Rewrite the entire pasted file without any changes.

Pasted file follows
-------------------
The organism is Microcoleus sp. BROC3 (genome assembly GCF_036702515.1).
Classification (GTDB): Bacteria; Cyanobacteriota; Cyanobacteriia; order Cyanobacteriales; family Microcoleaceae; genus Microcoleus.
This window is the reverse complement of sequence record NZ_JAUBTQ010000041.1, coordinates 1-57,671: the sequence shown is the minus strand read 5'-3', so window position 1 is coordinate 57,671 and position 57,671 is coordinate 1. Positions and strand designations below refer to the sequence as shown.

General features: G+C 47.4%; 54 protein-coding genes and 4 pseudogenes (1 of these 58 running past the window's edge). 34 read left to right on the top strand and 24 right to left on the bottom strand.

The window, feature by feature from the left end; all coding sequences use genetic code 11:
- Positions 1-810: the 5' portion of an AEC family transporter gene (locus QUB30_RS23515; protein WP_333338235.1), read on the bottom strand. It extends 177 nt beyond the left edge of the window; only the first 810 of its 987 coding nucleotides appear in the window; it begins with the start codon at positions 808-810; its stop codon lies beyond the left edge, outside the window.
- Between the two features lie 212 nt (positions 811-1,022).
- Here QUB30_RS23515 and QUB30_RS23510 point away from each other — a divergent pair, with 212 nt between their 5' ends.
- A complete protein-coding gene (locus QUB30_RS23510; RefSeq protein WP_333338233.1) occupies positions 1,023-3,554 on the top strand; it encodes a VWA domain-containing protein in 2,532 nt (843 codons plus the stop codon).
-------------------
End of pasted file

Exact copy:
The organism is Microcoleus sp. BROC3 (genome assembly GCF_036702515.1).
Classification (GTDB): Bacteria; Cyanobacteriota; Cyanobacteriia; order Cyanobacteriales; family Microcoleaceae; genus Microcoleus.
This window is the reverse complement of sequence record NZ_JAUBTQ010000041.1, coordinates 1-57,671: the sequence shown is the minus strand read 5'-3', so window position 1 is coordinate 57,671 and position 57,671 is coordinate 1. Positions and strand designations below refer to the sequence as shown.

General features: G+C 47.4%; 54 protein-coding genes and 4 pseudogenes (1 of these 58 running past the window's edge). 34 read left to right on the top strand and 24 right to left on the bottom strand.

The window, feature by feature from the left end; all coding sequences use genetic code 11:
- Positions 1-810: the 5' portion of an AEC family transporter gene (locus QUB30_RS23515; protein WP_333338235.1), read on the bottom strand. It extends 177 nt beyond the left edge of the window; only the first 810 of its 987 coding nucleotides appear in the window; it begins with the start codon at positions 808-810; its stop codon lies beyond the left edge, outside the window.
- Between the two features lie 212 nt (positions 811-1,022).
- Here QUB30_RS23515 and QUB30_RS23510 point away from each other — a divergent pair, with 212 nt between their 5' ends.
- A complete protein-coding gene (locus QUB30_RS23510; RefSeq protein WP_333338233.1) occupies positions 1,023-3,554 on the top strand; it encodes a VWA domain-containing protein in 2,532 nt (843 codons plus the stop codon).